The collapse of local news has also led to a collapse of local reporting about religion. According to a survey by the Pew Research Center, nearly 75% of Americans say religion is very or somewhat important to them. Among U.S. adults, 24% say their faith has become stronger because of the Covid-19 pandemic, according to Pew.
Yet we estimate there are only two dozen full time local religion reporters in the entire country.
This has profound implications for not only the state of religious literacy and understanding, but also for the well-being of communities nationwide. Churches, synagogues, mosques and other houses of worship are integral to the civic glue that holds communities together. They provide summer camps and daycare centers, host Alcoholics Anonymous meetings, and run community food pantries, among many other activities. But houses of worship are more than that: they are communities’ spiritual and moral havens, and the drivers of their congregants’ beliefs and actions.
If local journalists are to help the public gain greater understanding of the forces shaping our inner lives and the world around us, it’s imperative they understand what motivates people’s religious views and the role they play in their communities.
A study by Northeastern University’s Readership Institute found that American newspaper readers are highly unsatisfied with current religion coverage. “Media powerhouses don’t quite get religion,” said New York Times Executive Editor Dean Baquet. “We don’t get the role of religion in people’s lives.”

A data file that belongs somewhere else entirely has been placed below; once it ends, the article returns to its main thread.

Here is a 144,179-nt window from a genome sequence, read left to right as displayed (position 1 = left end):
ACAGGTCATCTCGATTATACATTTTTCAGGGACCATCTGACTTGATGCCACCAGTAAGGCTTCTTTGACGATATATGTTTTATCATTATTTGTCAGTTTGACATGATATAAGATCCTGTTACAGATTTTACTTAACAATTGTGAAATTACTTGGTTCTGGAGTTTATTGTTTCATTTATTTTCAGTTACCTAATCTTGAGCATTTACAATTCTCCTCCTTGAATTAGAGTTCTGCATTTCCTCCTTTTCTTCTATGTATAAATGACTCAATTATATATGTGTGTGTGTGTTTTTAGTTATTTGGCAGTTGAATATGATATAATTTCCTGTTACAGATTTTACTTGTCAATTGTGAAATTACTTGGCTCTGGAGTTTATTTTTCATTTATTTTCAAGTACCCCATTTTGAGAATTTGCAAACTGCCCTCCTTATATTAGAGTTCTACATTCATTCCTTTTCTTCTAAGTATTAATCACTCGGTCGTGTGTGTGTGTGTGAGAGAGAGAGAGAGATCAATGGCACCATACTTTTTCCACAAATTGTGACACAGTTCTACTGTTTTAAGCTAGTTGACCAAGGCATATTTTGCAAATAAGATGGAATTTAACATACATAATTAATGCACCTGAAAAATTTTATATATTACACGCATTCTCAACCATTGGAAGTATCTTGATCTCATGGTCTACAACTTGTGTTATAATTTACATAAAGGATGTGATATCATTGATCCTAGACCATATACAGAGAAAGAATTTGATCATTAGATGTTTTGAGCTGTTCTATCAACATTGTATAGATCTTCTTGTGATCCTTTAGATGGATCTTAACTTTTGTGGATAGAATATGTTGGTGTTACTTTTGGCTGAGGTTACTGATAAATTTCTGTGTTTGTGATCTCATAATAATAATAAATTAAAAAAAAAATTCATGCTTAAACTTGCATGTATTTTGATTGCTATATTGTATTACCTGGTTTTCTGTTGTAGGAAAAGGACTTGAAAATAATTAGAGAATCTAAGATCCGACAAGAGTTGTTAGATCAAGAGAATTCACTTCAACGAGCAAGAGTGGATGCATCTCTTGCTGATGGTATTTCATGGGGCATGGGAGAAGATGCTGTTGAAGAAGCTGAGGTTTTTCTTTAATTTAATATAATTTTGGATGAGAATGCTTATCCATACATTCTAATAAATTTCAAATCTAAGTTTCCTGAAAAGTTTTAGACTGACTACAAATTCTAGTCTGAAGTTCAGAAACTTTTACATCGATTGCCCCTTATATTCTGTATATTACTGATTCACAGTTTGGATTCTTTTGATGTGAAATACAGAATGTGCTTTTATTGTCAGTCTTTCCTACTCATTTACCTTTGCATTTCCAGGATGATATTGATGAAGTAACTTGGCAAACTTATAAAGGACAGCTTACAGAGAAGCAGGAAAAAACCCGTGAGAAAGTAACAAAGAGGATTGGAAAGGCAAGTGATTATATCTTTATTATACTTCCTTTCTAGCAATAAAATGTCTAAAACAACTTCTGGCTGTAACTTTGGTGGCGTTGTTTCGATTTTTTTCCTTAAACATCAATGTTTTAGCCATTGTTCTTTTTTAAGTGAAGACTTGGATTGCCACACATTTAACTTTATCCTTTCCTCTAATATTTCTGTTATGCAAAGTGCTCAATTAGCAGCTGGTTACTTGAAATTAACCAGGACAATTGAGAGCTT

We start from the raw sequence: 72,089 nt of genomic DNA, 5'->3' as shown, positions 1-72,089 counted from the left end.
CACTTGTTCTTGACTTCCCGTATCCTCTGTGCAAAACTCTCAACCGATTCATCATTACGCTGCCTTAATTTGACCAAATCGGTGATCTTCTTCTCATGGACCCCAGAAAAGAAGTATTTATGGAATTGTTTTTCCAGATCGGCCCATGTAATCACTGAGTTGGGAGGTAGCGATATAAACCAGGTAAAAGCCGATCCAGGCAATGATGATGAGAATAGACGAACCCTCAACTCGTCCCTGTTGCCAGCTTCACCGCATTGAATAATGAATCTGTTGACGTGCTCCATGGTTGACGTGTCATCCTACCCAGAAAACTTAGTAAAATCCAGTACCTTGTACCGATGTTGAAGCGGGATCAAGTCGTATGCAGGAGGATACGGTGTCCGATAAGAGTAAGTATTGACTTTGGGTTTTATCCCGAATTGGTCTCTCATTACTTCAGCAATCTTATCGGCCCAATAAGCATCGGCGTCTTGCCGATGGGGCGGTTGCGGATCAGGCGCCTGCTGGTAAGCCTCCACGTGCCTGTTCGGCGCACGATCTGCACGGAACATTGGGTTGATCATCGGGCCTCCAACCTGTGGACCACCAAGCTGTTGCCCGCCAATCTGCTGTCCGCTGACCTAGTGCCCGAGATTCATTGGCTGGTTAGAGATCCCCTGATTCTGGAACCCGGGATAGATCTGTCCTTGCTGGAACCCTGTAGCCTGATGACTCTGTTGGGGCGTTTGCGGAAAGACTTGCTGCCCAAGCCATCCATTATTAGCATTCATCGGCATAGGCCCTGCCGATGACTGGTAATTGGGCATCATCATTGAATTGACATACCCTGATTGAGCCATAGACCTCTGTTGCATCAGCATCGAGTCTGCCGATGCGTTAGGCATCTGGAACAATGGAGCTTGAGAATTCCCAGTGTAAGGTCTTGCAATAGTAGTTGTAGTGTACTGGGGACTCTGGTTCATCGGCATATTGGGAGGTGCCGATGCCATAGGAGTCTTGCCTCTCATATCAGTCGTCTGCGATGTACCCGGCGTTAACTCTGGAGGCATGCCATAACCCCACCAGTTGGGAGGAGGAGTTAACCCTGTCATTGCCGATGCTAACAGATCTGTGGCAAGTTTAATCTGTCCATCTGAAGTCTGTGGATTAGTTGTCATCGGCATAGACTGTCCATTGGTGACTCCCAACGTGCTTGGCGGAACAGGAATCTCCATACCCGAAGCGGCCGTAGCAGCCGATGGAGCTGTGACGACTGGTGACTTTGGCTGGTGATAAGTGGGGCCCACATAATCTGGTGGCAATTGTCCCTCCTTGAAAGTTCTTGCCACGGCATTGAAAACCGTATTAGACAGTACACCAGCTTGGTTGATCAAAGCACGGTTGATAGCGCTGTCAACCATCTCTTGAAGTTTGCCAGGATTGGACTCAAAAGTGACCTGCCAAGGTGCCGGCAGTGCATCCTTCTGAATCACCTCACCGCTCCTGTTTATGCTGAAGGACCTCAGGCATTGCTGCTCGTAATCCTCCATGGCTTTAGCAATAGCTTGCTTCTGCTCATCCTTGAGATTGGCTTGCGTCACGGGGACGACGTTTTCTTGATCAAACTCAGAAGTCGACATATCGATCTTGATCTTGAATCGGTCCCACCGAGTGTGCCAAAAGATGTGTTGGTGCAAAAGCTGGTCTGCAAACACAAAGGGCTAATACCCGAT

Report for America — a national service program that places talented journalists into local newsrooms to report on under-covered issues and communities — can help. The program is an initiative of The GroundTruth Project, a nonprofit media organization.
Report for America recruits, vets and pays half the salaries of journalists for newsrooms around the country — now up to $25,000 per year. Applications are now open for newsrooms looking to host journalists for up to three years, beginning in June 2021.
Many current Report for America corps members cover traditional local beats—city hall, K-12 education, the local economy—and that’s great. But newsrooms can also craft a less-traditional beat. For example, Wyatt Massey covers religion for the Chattanooga Times Free Press.
These reporters will be employees of your news organization. Report for America has no influence on editorial decisions.
All local news organizations—nonprofit or commercial—are eligible to apply. Report for America partner newsrooms include daily and weekly newspapers, online news sites, radio and television stations.
The application deadline is September 30, 2020, and newsrooms will be publicly announced in December.
More information about how the program works can be found here.
For newsrooms with questions about the process, email [email protected].
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Sam Kille, Marketing & Public Relations Manager